Motherhood is both a great responsibility and one of the most rewarding and pleasurable experiences life has to offer. Mother's Day presents a special opportunity to appreciate our mothers-to consider all they have done, and all they continue to do, in fostering children's physical and emotional growth, nursing illness, encouraging success, easing failure, maintaining family life, supporting their spouses, contributing vitally to the economy through their accomplishments at work, and serving their communities. The quality and scope of their activities, as well as their overriding concern for the well-being of their families and our country, inspires and strengthens us as individuals and as a Nation.
Now, Therefore, I, Ronald Reagan, President of the United States of America, do hereby request that Sunday, May 8, 1983, be observed as Mother's Day. I direct Government officials to display the flag of the United States on all Federal Government buildings, and I urge all citizens to display the flag at their homes and other suitable places on that day.
In Witness Whereof I have hereunto set my hand this 6th day of April, in the year of our Lord nineteen hundred and eighty three, and of the Independence of the United States of America the two hundred and seventh.
RONALD REAGAN
[Filed with the Office of the Federal Register, 11:34 a.m., April 7, 1983]

Ronald Reagan- Mothers Day Proclamation 1984

By the President of the United States of America
A Proclamation
By tradition, the second Sunday in May is designated as Mother's Day, a day on which we honor and think about our mothers.
Almost every woman in our Nation looks forward to the rewards and joys of motherhood without overlooking the long-term effort that raising children demands. We are grateful to mothers for their willingness to give of themselves for their children's well-being, for their wholehearted belief in their offspring, for their love, for being wellsprings of hope, and for all the support they lend to us throughout life.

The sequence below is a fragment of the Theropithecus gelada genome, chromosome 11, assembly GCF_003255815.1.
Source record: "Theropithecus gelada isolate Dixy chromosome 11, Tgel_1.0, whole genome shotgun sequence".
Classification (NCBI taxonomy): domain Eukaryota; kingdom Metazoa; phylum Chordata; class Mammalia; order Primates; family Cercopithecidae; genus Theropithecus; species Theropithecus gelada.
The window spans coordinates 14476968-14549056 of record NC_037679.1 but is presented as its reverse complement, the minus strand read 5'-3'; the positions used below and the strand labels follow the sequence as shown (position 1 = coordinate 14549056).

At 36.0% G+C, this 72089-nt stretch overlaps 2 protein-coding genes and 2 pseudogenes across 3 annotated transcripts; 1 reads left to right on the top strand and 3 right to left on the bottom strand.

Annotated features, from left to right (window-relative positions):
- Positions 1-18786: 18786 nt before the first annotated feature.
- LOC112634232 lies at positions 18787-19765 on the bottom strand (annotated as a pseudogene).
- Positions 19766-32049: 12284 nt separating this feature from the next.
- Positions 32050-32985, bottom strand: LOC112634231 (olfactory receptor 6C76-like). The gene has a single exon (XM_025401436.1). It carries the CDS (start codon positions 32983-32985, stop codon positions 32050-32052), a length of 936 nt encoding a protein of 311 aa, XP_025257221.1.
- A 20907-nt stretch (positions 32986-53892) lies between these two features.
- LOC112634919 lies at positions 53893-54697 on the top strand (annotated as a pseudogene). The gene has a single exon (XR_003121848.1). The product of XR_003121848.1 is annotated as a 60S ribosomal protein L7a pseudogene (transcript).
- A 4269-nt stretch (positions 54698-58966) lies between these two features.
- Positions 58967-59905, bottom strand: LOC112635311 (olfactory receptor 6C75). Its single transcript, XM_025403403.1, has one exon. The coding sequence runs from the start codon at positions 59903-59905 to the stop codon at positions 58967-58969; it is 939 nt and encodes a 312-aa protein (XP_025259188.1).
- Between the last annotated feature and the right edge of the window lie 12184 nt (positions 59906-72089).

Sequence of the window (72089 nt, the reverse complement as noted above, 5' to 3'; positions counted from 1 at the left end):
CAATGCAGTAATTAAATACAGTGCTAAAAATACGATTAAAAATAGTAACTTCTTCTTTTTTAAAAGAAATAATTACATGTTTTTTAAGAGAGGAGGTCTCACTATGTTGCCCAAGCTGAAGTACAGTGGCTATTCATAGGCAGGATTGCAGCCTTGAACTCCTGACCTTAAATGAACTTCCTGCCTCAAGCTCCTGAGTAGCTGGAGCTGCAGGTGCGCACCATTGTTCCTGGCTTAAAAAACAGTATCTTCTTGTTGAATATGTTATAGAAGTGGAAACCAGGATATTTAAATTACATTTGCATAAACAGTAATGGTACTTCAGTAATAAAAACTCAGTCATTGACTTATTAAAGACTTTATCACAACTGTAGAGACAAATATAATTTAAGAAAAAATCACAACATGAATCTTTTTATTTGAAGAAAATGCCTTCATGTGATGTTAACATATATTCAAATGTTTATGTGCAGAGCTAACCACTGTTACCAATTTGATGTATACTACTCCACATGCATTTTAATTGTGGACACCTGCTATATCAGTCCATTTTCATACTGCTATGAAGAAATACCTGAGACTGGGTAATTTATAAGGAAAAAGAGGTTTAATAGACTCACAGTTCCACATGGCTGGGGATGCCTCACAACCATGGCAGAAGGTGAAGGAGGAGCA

Motherhood is both a great responsibility and one of the most unique, rewarding, and pleasurable experiences life has to offer. Just as the family is the basis of a strong nation, so dedicated mothers are frequently the key to strong families. The quality and scope of their activities, as well as their overriding concern for the well-being of their families and the future of our country, inspire and strengthen us as individuals and as a Nation.
In recognition of the contributions of all mothers to their families and to the Nation, the Congress, by a joint resolution approved May 8, 1914 (38 Stat. 770), designated the second Sunday in May each year as Mother's Day and requested the President to call for its appropriate observance.
Now, Therefore, I, Ronald Reagan, President of the United States of America, do hereby request that Sunday, May 13, 1984, be observed as Mother's Day. I direct Government officials to display the flag of the United States on all Federal government buildings, and I urge all citizens to display the flag at their homes and other suitable places on that day.
In Witness Whereof, I have hereunto set my hand this 3rd day of April, in the year of our Lord nineteen hundred and eightyfour, and of the Independence of the United States of America the two hundred and eighth.
RONALD REAGAN
[Filed with the Office of the Federal Register, 4:46 p.m., April 3, 1984]

Ronald Reagan- Mothers Day Proclamation 1985

By the President of the United States of America
A Proclamation
For most of this century, we have set aside the second Sunday in May as a special day when we honor our mothers. It is very appropriate that we do so because from the earliest days of our country, mothers have played a major role in building America into a great Nation. The fortitude, courage, and love of family and country shown by these brave pioneer women lives on in mothers today.
It is especially important that we honor mothers today, because we are more aware than ever before of the importance of the family unit, in which mothers play so central a role. Families are truly the foundation of society, and mothers the vital foundation of the life of the family. Their influence on the training and education of our youth is so deep and pervasive that it is impossible to measure.